What has been your organisation’s response to the global pandemic?

“Business in the Community (BITC) is a business-led membership organisation. We inspire, engage and challenge business to tackle some of society’s biggest issues. You can imagine, given who we are and our history, when the reality of the coronavirus crisis started developing, our membership started asking: ‘How can we help?’ And our outreach teams were hearing about the growing need for help from community organisations. 

“We came up with the idea of making the connection between the community need for help and the business desire to provide support. The National Business Response Network (NBRN) was launched in April.”

Who is involved?

“So many of our members have got involved on the supply side, and we’ve opened the door to non-members to try and meet a need. We’ve had one person and their van wanting to help us move things around to an oil company providing hundreds of laptops. 

“On the delivery side we’ve also built strong partnerships with charities like FareShare and In Kind Direct, to make sure we can deliver where we need to.”

How did you coordinate this project?

“None of this was planned, and we had no idea it would grow as fast as it did. We repurposed a whole group of BITC. We took a leap of faith, to say: ‘Let’s just jump in and make this happen, we can’t afford to wait because the need is so great.’ We went out to try and get some funding because we hadn’t budgeted to do this. We’ve seen our own income decrease, like every other charity. We built a platform within two weeks, and we partnered with some other not-for-profits. We didn’t wait to set up the perfect organisation, we just went and did it.”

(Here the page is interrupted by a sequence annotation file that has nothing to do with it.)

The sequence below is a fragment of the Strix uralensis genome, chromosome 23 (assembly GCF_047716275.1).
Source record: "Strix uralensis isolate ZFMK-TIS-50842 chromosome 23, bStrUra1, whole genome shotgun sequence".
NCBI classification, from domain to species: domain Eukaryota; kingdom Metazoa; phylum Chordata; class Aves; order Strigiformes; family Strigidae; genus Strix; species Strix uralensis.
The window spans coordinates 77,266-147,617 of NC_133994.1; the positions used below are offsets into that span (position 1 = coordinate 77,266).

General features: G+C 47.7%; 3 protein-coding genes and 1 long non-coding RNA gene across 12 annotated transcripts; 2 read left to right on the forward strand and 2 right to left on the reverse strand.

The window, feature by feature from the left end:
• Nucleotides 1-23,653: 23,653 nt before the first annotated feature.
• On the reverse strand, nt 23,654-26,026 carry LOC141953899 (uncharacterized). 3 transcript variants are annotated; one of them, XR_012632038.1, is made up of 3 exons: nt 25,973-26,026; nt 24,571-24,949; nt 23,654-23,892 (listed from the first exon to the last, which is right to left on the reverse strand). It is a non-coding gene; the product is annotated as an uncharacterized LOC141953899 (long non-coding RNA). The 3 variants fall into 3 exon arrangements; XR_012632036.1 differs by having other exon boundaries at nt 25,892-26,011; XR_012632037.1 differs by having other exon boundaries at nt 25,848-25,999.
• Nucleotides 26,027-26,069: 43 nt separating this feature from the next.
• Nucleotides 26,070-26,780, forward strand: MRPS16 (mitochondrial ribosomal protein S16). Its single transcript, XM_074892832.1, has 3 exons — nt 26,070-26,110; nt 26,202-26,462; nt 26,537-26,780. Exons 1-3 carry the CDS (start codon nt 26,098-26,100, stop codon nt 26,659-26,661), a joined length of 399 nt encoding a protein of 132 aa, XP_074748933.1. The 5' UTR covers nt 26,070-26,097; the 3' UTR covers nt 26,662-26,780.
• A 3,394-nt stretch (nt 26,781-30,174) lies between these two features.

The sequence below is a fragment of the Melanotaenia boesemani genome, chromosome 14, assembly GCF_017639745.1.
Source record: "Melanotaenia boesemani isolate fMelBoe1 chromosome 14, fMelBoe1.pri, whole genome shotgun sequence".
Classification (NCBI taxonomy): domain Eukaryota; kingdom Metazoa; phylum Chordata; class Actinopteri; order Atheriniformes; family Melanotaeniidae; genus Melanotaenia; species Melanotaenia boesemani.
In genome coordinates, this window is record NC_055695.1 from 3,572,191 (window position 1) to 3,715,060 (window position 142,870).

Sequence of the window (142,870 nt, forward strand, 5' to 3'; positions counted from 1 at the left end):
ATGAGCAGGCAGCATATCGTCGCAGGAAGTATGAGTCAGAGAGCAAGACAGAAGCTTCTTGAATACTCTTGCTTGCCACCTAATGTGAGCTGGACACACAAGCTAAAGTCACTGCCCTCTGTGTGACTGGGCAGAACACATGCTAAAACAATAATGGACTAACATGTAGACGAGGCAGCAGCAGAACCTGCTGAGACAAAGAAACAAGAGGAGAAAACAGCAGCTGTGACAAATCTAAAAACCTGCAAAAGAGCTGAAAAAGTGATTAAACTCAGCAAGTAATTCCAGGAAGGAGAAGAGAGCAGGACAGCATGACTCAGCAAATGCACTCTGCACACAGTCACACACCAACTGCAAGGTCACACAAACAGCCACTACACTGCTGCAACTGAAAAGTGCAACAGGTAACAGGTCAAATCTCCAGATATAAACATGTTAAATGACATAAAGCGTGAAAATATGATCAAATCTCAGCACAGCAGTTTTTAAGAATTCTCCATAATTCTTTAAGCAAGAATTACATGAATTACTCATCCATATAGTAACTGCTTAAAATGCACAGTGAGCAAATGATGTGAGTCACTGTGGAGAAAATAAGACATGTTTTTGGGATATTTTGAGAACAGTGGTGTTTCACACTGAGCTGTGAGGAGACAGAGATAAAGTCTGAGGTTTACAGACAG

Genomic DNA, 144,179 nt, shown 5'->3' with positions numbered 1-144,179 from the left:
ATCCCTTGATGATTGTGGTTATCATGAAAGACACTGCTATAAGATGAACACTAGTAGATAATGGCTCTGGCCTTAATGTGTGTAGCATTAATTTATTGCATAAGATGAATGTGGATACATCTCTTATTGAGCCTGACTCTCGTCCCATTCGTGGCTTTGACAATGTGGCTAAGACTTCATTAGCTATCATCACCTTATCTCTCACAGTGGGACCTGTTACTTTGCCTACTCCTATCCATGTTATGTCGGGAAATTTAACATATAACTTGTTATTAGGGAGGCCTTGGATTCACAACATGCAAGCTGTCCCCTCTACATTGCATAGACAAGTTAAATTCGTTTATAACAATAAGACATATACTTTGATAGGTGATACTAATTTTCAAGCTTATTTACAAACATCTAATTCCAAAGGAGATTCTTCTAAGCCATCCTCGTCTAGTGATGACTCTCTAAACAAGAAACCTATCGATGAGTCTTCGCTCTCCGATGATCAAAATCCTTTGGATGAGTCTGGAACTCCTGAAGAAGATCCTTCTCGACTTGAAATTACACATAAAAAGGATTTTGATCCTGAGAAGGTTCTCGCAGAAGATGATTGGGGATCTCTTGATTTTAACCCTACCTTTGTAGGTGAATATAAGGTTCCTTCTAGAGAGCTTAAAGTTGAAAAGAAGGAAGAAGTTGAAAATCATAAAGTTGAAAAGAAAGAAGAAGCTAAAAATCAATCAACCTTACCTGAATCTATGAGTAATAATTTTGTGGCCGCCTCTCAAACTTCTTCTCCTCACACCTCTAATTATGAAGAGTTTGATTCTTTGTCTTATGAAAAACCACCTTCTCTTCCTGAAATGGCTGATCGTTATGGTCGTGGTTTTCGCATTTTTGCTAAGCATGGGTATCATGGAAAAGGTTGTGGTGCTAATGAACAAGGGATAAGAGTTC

If the idea is right and the need is there, sometimes you just have to leap in and make it happen. Despite the perceived lack of trust in business, there is a huge desire to make a difference

Nick Diamond
Membership director, BITC

This just shows how effective an agile and collaborative response can be…

“It has reinvigorated that community spirit. I don’t think it will go away, and we will play a role in that. At the moment we’re looking at responding to the crisis. What we now need to think about is: ‘How do we rebuild communities to recover?’ A lot of businesses will have been impacted by it so how can we continue with this great support over a period of time, not just in response to this crisis?”

What sort of matches have been made between business and communities?

“Since the start of the pandemic, the NBRN has made nearly 1,500 matches between local community groups, schools and charities and UK businesses that have been able to meet their urgent needs. At the moment the most asked for things are tangible, like food, equipment, clothing, or technology. Baby company Mayborn, for example, donated baby bottles, sterilisers, and other accessories to The Haven Wolverhampton to help the charity continue its work supporting women and children who are vulnerable to domestic abuse and homelessness.”

What have you learned during this challenging time?

“As an organisation, that we’ve got the ability to mobilise our fantastic membership and make a difference. And sometimes we perhaps spend too much time thinking about what we want to do rather than just getting on and doing it. 

“We’ve proven with this network that if the idea is right and the need is there, sometimes you just have to leap in and make it happen. Despite the perceived lack of trust in business, there is a huge desire to make a difference; I think that’s been confirmed. Personally, it’s given me a sharper appreciation of how fragile our communities are, particularly those disenfranchised parts of our communities. We all need to be aware how fragile that balance is and make sure we do everything we can to make a difference.”

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